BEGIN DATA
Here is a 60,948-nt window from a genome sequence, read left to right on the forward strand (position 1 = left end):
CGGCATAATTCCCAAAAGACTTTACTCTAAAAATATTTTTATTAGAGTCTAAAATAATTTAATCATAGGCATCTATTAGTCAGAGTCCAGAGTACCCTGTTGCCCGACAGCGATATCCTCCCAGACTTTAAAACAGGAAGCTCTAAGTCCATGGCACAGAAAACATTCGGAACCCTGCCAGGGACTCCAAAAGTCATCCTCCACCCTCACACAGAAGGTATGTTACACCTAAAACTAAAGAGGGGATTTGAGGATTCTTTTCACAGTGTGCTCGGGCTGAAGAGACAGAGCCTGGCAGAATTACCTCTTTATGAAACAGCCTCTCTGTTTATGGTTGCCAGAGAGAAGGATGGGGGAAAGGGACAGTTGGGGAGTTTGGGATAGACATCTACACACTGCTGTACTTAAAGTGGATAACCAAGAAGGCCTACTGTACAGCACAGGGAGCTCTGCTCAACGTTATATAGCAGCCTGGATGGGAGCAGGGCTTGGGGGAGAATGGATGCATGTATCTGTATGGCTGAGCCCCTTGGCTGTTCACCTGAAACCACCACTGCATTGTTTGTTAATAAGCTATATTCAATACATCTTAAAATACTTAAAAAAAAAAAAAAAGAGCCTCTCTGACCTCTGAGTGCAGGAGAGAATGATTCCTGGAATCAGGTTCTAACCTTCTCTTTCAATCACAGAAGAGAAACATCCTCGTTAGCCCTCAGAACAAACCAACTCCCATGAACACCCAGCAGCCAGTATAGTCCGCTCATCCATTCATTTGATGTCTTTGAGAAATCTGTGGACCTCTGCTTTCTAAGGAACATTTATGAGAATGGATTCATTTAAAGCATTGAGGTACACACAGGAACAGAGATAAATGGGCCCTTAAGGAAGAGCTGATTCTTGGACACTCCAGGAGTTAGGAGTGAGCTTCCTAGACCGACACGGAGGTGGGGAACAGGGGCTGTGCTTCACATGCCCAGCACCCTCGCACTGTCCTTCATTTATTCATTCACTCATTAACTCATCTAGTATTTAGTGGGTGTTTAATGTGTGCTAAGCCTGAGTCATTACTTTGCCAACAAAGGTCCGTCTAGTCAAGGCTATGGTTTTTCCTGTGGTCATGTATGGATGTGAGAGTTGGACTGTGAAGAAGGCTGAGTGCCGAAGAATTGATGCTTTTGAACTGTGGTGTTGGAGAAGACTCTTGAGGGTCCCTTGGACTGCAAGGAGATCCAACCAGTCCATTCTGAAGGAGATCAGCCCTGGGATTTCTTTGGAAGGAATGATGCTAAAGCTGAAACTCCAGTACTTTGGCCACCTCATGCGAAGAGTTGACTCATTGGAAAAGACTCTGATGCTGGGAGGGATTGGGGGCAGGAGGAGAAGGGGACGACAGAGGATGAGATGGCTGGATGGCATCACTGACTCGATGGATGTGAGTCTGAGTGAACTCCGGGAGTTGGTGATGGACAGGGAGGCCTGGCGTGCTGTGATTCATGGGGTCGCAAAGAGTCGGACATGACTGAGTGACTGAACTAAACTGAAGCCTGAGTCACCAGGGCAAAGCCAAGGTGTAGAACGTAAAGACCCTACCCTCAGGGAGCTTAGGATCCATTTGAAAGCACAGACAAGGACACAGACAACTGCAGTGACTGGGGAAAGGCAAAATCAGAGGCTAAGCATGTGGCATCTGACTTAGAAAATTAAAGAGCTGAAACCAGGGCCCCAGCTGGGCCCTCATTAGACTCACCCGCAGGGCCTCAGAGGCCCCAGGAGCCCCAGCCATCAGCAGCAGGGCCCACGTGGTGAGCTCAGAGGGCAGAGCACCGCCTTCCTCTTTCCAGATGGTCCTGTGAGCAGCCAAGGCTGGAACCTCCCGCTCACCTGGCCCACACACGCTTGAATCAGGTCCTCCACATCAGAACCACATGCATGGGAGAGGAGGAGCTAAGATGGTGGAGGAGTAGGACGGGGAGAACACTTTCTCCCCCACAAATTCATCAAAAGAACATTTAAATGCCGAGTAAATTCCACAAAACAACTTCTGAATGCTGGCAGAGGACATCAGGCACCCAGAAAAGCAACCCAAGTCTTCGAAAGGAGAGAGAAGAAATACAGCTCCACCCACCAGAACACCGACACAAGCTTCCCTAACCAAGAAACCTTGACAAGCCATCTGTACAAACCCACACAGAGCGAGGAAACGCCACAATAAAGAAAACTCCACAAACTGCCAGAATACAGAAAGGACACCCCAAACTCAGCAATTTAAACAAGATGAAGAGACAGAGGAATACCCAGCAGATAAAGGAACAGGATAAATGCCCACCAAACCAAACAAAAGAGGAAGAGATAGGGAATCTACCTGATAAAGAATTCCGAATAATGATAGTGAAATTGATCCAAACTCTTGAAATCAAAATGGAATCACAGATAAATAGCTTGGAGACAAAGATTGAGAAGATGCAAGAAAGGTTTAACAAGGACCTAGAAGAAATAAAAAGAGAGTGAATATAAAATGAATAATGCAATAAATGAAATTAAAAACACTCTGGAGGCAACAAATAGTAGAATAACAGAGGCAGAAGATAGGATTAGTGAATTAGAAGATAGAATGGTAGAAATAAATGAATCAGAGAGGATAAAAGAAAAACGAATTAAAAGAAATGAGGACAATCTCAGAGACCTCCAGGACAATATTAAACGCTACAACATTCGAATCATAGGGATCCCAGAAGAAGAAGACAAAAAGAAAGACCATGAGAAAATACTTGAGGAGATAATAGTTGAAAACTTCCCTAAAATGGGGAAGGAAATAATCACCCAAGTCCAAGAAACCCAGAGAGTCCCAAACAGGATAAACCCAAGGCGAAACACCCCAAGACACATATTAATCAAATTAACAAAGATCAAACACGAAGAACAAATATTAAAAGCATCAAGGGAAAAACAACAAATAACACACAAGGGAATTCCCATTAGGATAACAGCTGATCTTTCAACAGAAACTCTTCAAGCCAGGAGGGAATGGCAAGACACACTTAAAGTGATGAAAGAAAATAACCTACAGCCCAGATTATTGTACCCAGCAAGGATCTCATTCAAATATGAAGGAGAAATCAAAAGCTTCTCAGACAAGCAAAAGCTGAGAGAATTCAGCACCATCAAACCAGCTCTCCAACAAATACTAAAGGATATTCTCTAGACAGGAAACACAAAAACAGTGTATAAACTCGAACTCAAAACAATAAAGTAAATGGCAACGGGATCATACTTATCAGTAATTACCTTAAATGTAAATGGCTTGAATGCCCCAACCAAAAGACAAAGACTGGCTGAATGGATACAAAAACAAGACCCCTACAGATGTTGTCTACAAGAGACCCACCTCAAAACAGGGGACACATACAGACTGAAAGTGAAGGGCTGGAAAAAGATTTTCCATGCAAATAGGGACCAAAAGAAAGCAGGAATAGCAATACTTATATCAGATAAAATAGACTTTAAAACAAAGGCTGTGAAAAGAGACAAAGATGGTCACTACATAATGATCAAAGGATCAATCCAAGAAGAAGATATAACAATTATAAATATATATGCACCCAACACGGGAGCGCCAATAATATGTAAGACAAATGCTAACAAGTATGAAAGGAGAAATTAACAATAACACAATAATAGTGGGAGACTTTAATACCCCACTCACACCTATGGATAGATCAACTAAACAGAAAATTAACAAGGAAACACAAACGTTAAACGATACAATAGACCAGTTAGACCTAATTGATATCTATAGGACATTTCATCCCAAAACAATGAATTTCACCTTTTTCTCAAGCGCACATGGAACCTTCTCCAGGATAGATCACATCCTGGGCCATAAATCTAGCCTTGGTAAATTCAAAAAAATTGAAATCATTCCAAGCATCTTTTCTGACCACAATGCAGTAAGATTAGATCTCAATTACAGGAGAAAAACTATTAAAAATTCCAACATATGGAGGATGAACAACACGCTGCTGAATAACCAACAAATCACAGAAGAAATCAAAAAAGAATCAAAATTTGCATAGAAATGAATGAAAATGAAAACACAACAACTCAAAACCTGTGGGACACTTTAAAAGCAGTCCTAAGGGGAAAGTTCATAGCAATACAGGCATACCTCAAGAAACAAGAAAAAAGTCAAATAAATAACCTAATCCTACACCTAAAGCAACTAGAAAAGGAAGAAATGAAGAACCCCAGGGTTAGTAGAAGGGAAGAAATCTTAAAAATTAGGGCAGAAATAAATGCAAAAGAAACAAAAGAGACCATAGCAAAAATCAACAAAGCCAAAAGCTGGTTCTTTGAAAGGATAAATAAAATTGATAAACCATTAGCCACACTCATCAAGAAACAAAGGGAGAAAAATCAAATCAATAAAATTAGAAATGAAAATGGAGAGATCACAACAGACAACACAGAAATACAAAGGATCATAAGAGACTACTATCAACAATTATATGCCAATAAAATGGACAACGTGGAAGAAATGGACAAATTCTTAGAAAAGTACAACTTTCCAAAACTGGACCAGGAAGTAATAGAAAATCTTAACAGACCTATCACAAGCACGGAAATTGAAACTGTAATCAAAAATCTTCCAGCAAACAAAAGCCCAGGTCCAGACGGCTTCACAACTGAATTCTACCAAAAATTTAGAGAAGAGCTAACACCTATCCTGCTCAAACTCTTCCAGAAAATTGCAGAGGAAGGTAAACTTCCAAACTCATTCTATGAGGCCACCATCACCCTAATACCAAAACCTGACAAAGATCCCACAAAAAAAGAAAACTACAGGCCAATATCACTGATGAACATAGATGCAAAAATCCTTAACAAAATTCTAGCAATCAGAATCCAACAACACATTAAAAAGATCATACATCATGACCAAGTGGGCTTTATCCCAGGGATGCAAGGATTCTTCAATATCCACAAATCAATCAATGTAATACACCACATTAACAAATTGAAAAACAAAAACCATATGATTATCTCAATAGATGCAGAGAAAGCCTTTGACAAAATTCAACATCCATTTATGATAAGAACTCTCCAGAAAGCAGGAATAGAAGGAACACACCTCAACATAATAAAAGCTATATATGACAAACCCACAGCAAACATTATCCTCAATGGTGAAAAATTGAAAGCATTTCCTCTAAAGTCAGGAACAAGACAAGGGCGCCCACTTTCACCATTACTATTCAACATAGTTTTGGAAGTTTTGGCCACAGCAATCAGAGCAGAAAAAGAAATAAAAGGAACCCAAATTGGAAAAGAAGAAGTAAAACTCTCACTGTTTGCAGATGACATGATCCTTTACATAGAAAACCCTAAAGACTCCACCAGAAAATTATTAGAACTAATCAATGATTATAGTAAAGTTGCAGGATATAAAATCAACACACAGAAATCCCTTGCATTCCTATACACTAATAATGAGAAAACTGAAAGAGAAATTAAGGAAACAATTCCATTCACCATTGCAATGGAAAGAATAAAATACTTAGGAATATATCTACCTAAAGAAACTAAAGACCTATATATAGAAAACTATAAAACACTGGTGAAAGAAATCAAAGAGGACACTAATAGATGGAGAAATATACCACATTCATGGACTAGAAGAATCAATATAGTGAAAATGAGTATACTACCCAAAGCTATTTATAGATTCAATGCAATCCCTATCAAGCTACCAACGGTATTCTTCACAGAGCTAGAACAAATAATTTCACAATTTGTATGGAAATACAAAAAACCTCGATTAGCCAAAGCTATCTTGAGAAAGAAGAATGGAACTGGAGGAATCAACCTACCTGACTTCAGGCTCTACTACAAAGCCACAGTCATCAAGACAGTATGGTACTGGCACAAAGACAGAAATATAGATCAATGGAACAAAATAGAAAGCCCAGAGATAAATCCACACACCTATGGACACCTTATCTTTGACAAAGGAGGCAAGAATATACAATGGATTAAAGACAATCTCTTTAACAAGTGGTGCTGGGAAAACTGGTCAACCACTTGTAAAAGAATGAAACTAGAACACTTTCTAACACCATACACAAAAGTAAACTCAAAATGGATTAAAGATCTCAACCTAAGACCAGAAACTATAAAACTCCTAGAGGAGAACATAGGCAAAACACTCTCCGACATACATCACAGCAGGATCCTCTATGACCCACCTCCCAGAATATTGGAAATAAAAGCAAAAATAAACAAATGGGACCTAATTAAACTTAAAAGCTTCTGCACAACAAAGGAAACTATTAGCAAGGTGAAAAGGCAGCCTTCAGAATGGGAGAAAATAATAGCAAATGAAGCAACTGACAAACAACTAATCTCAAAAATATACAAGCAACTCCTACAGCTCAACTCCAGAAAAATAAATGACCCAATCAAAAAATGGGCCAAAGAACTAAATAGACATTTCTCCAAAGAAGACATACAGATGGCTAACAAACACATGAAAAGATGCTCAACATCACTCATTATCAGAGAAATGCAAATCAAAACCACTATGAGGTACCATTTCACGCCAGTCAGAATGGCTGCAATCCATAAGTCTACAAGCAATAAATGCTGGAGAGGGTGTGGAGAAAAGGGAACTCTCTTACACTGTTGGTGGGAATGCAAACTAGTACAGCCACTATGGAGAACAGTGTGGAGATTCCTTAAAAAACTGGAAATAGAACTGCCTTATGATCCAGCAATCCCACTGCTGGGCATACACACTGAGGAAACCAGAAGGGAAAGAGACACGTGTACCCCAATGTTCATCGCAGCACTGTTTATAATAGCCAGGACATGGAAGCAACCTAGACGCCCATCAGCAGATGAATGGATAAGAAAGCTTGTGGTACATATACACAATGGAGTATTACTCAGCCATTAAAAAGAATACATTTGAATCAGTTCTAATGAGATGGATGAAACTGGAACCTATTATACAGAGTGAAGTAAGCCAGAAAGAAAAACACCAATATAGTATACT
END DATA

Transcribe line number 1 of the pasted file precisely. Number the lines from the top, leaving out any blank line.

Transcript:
Here is a 60,948-nt window from a genome sequence, read left to right on the forward strand (position 1 = left end):